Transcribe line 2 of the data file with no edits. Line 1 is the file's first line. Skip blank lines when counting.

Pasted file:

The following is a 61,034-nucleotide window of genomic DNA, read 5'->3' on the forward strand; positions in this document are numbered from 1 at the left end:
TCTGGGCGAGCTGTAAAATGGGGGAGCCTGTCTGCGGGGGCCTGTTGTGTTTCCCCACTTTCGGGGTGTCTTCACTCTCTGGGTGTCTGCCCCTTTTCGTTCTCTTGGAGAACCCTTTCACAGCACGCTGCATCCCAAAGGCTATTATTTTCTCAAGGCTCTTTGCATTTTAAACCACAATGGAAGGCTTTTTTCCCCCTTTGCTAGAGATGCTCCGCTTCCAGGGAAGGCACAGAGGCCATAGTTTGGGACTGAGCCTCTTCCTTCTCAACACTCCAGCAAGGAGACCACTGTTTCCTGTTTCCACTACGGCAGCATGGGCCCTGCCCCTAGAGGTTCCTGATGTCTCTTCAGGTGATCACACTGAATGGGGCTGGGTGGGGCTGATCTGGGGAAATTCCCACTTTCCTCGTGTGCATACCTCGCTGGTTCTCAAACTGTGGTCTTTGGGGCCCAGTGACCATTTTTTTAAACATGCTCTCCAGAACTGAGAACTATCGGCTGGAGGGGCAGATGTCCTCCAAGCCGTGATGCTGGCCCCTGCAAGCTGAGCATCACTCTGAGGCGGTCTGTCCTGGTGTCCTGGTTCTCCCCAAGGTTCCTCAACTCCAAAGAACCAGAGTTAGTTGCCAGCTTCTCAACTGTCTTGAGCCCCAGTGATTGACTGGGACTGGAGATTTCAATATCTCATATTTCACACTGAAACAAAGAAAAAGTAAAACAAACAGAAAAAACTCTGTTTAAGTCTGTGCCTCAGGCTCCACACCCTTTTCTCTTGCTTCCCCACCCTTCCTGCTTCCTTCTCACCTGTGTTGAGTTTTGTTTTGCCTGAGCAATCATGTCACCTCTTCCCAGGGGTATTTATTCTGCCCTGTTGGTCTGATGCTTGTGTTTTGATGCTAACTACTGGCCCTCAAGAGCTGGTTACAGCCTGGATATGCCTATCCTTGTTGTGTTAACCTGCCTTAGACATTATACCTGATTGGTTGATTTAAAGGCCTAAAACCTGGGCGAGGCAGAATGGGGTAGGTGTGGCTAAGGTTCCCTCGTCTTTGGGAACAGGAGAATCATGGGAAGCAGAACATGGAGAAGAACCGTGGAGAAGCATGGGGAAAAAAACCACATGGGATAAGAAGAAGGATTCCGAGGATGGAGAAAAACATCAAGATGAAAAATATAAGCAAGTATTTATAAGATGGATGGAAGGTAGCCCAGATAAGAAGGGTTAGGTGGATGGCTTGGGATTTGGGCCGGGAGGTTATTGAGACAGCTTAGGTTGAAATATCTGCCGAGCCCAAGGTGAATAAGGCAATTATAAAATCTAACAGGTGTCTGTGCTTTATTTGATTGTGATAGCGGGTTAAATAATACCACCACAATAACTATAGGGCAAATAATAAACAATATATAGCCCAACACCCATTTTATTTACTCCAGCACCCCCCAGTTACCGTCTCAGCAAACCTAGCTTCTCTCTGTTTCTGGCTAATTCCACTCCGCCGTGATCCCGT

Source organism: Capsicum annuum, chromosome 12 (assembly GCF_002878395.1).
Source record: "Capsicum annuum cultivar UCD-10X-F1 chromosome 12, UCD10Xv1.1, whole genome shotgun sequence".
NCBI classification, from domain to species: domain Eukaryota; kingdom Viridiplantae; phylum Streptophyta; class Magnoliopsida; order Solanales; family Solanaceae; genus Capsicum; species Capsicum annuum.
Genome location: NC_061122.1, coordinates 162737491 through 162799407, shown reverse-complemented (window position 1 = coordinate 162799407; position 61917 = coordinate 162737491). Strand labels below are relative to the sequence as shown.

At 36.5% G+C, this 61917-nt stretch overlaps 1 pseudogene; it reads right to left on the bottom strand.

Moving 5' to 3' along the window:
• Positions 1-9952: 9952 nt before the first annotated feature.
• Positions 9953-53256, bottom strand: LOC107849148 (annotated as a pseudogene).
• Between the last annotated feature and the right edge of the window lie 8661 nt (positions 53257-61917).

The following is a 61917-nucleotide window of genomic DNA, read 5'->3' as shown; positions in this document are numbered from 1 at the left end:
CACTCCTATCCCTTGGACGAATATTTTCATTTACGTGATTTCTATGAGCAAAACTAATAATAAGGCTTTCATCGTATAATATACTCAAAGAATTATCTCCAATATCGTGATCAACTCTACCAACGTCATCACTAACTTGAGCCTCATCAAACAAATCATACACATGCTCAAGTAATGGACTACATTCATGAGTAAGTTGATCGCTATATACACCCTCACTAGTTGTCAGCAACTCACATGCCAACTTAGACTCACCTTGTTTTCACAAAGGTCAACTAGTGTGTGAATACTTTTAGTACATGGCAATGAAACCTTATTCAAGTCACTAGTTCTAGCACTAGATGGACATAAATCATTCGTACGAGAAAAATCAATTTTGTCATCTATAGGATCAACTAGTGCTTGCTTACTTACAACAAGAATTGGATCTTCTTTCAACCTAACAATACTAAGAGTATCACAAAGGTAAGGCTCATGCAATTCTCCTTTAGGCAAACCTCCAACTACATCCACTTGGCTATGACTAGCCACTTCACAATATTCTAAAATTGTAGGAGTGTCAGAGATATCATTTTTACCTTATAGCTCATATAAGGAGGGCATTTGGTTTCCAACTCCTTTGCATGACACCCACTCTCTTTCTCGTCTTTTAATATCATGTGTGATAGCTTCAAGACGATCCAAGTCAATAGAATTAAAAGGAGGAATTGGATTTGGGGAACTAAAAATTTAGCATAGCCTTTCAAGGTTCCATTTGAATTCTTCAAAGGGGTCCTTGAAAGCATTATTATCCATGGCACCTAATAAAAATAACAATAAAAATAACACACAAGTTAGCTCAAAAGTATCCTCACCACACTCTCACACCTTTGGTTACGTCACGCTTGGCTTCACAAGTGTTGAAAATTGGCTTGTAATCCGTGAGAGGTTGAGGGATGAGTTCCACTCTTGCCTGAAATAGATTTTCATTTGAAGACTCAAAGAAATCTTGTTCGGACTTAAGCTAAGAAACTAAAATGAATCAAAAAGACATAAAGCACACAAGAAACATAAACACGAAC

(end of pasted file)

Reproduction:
TCTGGGCGAGCTGTAAAATGGGGGAGCCTGTCTGCGGGGGCCTGTTGTGTTTCCCCACTTTCGGGGTGTCTTCACTCTCTGGGTGTCTGCCCCTTTTCGTTCTCTTGGAGAACCCTTTCACAGCACGCTGCATCCCAAAGGCTATTATTTTCTCAAGGCTCTTTGCATTTTAAACCACAATGGAAGGCTTTTTTCCCCCTTTGCTAGAGATGCTCCGCTTCCAGGGAAGGCACAGAGGCCATAGTTTGGGACTGAGCCTCTTCCTTCTCAACACTCCAGCAAGGAGACCACTGTTTCCTGTTTCCACTACGGCAGCATGGGCCCTGCCCCTAGAGGTTCCTGATGTCTCTTCAGGTGATCACACTGAATGGGGCTGGGTGGGGCTGATCTGGGGAAATTCCCACTTTCCTCGTGTGCATACCTCGCTGGTTCTCAAACTGTGGTCTTTGGGGCCCAGTGACCATTTTTTTAAACATGCTCTCCAGAACTGAGAACTATCGGCTGGAGGGGCAGATGTCCTCCAAGCCGTGATGCTGGCCCCTGCAAGCTGAGCATCACTCTGAGGCGGTCTGTCCTGGTGTCCTGGTTCTCCCCAAGGTTCCTCAACTCCAAAGAACCAGAGTTAGTTGCCAGCTTCTCAACTGTCTTGAGCCCCAGTGATTGACTGGGACTGGAGATTTCAATATCTCATATTTCACACTGAAACAAAGAAAAAGTAAAACAAACAGAAAAAACTCTGTTTAAGTCTGTGCCTCAGGCTCCACACCCTTTTCTCTTGCTTCCCCACCCTTCCTGCTTCCTTCTCACCTGTGTTGAGTTTTGTTTTGCCTGAGCAATCATGTCACCTCTTCCCAGGGGTATTTATTCTGCCCTGTTGGTCTGATGCTTGTGTTTTGATGCTAACTACTGGCCCTCAAGAGCTGGTTACAGCCTGGATATGCCTATCCTTGTTGTGTTAACCTGCCTTAGACATTATACCTGATTGGTTGATTTAAAGGCCTAAAACCTGGGCGAGGCAGAATGGGGTAGGTGTGGCTAAGGTTCCCTCGTCTTTGGGAACAGGAGAATCATGGGAAGCAGAACATGGAGAAGAACCGTGGAGAAGCATGGGGAAAAAAACCACATGGGATAAGAAGAAGGATTCCGAGGATGGAGAAAAACATCAAGATGAAAAATATAAGCAAGTATTTATAAGATGGATGGAAGGTAGCCCAGATAAGAAGGGTTAGGTGGATGGCTTGGGATTTGGGCCGGGAGGTTATTGAGACAGCTTAGGTTGAAATATCTGCCGAGCCCAAGGTGAATAAGGCAATTATAAAATCTAACAGGTGTCTGTGCTTTATTTGATTGTGATAGCGGGTTAAATAATACCACCACAATAACTATAGGGCAAATAATAAACAATATATAGCCCAACACCCATTTTATTTACTCCAGCACCCCCCAGTTACCGTCTCAGCAAACCTAGCTTCTCTCTGTTTCTGGCTAATTCCACTCCGCCGTGATCCCGT